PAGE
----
The health department is "changing its approach" from waiting for TB patients to come to hospitals and clinics, to going out and finding them.
"Our performance up to now has been fairly passive... We used to sit back and wait for people to come in, this is not how you can actually deal with a problem like TB," David Mametja from the health department's TB control and management unit said in Johannesburg.
"We want to move beyond clinics and hospitals and start looking for TB in the households," he told local and international media at OR Tambo International Airport.
The strategy will start being rolled out in February.
About 1% of the South African population, or 410,000 people, contract TB annually. The infection kills more South Africans than any other condition.
South Africa has the world's third highest TB burden, behind India and China, who have less cases per 100,000 people and vastly larger populations.
"According to the differences in the sizes of our populations, we actually number one," Mametja said.
Multi drug resistant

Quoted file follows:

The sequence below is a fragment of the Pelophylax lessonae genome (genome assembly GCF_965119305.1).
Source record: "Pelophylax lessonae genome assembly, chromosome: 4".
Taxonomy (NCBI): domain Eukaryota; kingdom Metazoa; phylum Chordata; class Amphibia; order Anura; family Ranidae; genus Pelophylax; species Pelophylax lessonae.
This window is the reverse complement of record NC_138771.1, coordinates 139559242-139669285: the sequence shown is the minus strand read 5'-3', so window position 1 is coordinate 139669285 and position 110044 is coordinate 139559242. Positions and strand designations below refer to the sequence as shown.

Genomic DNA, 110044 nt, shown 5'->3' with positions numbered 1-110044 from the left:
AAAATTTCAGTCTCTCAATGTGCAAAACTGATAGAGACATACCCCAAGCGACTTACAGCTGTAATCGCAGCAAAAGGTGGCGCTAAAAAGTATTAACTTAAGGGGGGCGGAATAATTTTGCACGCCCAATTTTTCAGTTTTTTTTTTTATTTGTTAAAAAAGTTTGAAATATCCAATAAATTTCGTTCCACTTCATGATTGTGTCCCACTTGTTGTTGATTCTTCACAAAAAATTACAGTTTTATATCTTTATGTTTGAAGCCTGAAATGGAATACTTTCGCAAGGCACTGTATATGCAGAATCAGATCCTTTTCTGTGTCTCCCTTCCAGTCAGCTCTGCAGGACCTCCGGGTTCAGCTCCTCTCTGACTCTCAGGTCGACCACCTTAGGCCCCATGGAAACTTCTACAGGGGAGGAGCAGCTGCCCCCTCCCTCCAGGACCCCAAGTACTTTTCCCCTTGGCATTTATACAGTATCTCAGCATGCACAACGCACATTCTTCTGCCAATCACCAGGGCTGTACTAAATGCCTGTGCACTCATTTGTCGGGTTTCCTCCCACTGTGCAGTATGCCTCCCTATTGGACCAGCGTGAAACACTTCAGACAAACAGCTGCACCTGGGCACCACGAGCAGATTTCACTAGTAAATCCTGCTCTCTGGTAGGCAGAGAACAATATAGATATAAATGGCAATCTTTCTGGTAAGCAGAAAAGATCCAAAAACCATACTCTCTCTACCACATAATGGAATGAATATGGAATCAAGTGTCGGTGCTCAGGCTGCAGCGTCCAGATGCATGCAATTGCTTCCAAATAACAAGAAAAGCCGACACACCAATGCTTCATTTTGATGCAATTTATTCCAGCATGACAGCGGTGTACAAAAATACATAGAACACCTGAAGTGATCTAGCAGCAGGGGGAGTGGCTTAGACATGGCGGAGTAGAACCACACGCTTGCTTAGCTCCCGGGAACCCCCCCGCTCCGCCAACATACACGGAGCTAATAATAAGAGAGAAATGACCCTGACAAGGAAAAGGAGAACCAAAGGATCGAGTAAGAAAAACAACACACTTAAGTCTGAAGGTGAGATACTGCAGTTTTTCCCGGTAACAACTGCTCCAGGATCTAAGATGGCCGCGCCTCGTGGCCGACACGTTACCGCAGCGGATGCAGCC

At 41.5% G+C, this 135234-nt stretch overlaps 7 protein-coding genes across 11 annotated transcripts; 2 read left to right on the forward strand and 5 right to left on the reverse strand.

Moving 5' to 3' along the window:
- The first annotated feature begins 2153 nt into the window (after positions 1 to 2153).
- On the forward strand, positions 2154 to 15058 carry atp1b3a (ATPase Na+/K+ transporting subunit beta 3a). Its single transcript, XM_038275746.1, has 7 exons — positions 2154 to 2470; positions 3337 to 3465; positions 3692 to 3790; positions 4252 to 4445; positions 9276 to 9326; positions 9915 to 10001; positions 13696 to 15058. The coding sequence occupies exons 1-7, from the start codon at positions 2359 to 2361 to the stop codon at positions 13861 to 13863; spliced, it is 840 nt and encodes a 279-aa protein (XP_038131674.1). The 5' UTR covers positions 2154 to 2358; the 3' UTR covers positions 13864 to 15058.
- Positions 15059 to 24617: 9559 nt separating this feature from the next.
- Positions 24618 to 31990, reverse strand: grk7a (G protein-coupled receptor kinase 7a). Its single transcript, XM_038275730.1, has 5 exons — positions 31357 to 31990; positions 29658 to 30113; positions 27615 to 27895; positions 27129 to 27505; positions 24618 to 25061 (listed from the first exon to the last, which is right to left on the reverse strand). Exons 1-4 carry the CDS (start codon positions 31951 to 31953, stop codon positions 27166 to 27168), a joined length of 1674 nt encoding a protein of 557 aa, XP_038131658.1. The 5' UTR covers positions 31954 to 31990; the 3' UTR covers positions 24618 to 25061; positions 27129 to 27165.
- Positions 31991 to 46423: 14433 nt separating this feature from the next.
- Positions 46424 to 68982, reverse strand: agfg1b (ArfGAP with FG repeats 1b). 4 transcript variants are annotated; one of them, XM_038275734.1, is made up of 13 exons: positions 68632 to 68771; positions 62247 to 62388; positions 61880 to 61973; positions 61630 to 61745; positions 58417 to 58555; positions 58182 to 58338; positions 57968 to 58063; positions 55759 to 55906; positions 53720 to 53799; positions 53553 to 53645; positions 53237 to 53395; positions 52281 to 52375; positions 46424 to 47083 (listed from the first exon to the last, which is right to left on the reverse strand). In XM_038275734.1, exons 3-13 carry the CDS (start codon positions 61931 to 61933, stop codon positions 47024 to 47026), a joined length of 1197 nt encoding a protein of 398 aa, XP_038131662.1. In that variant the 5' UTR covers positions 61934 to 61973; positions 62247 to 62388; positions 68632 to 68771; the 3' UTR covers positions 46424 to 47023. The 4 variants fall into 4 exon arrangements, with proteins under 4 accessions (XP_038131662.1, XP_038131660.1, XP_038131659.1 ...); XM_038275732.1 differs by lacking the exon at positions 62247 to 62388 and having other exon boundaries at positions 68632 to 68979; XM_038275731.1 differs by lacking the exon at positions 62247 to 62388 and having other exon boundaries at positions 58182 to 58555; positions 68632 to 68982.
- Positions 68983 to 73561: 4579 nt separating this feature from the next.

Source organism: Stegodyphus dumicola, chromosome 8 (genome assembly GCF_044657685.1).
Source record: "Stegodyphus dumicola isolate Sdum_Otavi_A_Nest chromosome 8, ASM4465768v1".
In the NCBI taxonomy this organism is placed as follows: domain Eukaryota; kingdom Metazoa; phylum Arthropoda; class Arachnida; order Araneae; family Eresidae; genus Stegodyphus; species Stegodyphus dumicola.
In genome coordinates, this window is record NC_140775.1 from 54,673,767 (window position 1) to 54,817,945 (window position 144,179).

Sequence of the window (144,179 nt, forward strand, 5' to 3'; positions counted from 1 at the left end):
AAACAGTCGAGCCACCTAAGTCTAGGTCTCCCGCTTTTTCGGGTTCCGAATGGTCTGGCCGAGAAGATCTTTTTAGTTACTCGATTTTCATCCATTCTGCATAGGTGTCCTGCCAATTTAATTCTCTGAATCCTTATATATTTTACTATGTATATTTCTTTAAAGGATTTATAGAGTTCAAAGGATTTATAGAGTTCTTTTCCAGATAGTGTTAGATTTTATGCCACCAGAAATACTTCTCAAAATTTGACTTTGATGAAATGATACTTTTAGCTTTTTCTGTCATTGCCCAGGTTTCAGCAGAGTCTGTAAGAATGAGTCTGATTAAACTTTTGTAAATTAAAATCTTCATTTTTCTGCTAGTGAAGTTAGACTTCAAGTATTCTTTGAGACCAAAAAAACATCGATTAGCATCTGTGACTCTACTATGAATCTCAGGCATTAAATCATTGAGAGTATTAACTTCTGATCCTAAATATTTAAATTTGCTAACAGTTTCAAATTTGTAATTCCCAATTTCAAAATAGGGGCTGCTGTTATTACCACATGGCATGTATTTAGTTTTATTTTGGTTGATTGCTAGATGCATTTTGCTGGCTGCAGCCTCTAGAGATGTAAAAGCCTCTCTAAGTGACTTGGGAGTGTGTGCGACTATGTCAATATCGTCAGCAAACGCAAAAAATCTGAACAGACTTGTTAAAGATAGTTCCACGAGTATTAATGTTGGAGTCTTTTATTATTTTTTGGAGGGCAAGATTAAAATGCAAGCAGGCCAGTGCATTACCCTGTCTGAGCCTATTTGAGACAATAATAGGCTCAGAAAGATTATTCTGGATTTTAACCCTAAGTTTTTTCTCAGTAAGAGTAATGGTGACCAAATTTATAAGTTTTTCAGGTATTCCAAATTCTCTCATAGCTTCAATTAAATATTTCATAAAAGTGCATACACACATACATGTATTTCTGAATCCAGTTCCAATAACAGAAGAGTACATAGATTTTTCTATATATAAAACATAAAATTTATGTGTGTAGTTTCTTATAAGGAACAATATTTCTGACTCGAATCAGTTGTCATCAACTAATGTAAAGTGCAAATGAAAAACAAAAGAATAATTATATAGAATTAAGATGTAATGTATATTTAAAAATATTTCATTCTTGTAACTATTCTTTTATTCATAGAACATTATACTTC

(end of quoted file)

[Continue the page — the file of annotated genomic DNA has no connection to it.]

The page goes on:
Exacerbating the situation was the high prevalence of multi drug resistant TB (MDR-TB) and extreme drug resistant TB (XDR-TB).
Despite the country's TB problem, it detects 80,000 less cases than it should per year. The country's cure rate stood at 68%, while the World Heath Organisation expected 85%.
The cure rate for MDR-TB in South Africa was 50%.
According to the strategy, families and residents of those households with past TB patients would be screened for TB and also tested for HIV, with their consent. Health workers would also go to secondary schools in "hotspot" TB areas to test young people.
(Sapa/ January 2011)
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